Which is better, the clamp meter or the multimeter? The answer is “neither,” but rather that you need to pick the tool that best corresponds to the task at hand. While there is some overlap regarding what these tools can do, there are significant differences that can make your task easier or harder, depending on which kind you get.
From the outside in, clamp meters might look like magic. You clamp them around a cable, and they can tell you what’s going on inside of them without being in direct contact with the current. However, they’re just working based on the well-understood properties of electromagnetism. The electrical current in a cable creates a magnetic field around the cable. By measuring that magnetic field, a clamp meter can tell you, at a minimum, what the voltage, resistance, and current are.
Better models can tell you things like the continuity, capacitance, and frequency of the current. Others can log the measurements for later review, which can be useful if you need to diagnose a problem but can’t stand by the clamp meter for the duration of the measurement.
Most clamp meters can measure currents up to 10A. Above that level, you run the risk of blowing out the internal fuses. However, some models come with a plug-in accessory that allows you to measure bigger amperes, though in some cases you may have to purchase it separately.
Regarding accuracy, most clamp meters can measure down to the tenths or hundreds of a unit, which is sufficient for most electrical tasks. Since they never come directly in contact with the electrical current, they’re very safe tools so use.
A multimeter can record voltage, ohms, and amperes, and most modern digital units have a resolution down to the millivolt, milliohm, and milliampere, which means they’re capable of very precise measurements. The multimeter features wires that you place in direct contact with the circuit that is you’re measuring, which leads to a greater degree of accuracy.
Of course, that increases the danger of using a multimeter relative to a clamp meter, but you can mitigate much of that danger with proper training and the use of safety equipment.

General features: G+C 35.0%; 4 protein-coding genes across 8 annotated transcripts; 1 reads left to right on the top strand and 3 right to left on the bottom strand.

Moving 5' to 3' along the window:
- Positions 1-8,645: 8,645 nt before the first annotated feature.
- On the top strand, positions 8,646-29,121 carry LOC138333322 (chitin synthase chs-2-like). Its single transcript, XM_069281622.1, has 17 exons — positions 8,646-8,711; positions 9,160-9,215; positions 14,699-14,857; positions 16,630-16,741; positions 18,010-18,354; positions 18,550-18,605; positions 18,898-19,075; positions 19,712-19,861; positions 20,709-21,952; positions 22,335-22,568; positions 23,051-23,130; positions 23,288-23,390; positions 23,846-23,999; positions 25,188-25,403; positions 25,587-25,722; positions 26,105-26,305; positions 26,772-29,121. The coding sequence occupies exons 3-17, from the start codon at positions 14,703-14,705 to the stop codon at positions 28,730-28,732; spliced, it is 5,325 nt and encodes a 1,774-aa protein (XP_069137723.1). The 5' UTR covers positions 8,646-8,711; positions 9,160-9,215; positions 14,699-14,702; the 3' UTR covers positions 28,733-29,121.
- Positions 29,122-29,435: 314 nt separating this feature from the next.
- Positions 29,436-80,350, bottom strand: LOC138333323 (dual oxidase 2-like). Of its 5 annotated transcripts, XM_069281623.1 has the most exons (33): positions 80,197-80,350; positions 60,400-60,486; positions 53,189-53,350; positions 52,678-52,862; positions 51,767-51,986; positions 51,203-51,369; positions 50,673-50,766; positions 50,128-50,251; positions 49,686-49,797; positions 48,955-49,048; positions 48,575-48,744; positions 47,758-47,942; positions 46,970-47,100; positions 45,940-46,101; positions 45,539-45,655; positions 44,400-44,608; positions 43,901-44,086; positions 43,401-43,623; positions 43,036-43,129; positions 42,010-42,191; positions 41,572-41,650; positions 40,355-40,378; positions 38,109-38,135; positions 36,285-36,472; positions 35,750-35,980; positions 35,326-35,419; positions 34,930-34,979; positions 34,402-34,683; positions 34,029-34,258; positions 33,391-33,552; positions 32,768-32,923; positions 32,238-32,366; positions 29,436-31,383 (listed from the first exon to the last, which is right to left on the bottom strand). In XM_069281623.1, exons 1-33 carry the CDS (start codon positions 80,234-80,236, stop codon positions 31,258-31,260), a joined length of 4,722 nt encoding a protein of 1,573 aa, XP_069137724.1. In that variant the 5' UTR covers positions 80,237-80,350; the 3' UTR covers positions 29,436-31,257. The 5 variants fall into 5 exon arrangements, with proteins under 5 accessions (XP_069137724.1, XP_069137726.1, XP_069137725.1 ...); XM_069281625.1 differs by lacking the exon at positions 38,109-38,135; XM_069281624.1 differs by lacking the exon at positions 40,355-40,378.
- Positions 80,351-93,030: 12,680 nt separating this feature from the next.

High-end multimeters can measure more things than clamp meters, including temperature, inductance, capacitance, frequency, relative humidity, and even acidity. This wide range of measurements makes them more versatile tools with more potential uses.
Analog multimeters used to go by the name “VOM,” which stood for “Voltage-Ohms-Amperes.” Modern digital models tend to go by the abbreviation “DMM,” which stands for “Digital Multimeter.”
Digital multimeters tend to be more expensive than analog multimeters, though they also tend to be more accurate. Multimeters also rise in price if the number of things they can measure increases, or if they have a larger range of measurement. The best models can cost thousands of dollars, though you’re unlikely to need one that expensive for common household tasks.
Clamp meters are generally safer than multimeters, as you don’t have to connect them to the electrical circuit. However, multimeters can generally make more precise measurements, as they must come in direct contact with the circuit. Multimeters can also come with a wider range of measurements, though the price tends to be higher on these models. Which kind you should get is largely dependent on what kinds of tasks you need to do, and which of these tools will better perform in those situations.
Hi there! My name is Adam and I write for HealthyHandyman. I have a great passion for writing about everything related to tools, home improvement, and DIY. In my spare time, I'm either fishing, playing the guitar, or spending quality time with my beloved wife. You'll also often find me in my workshop working on some new project!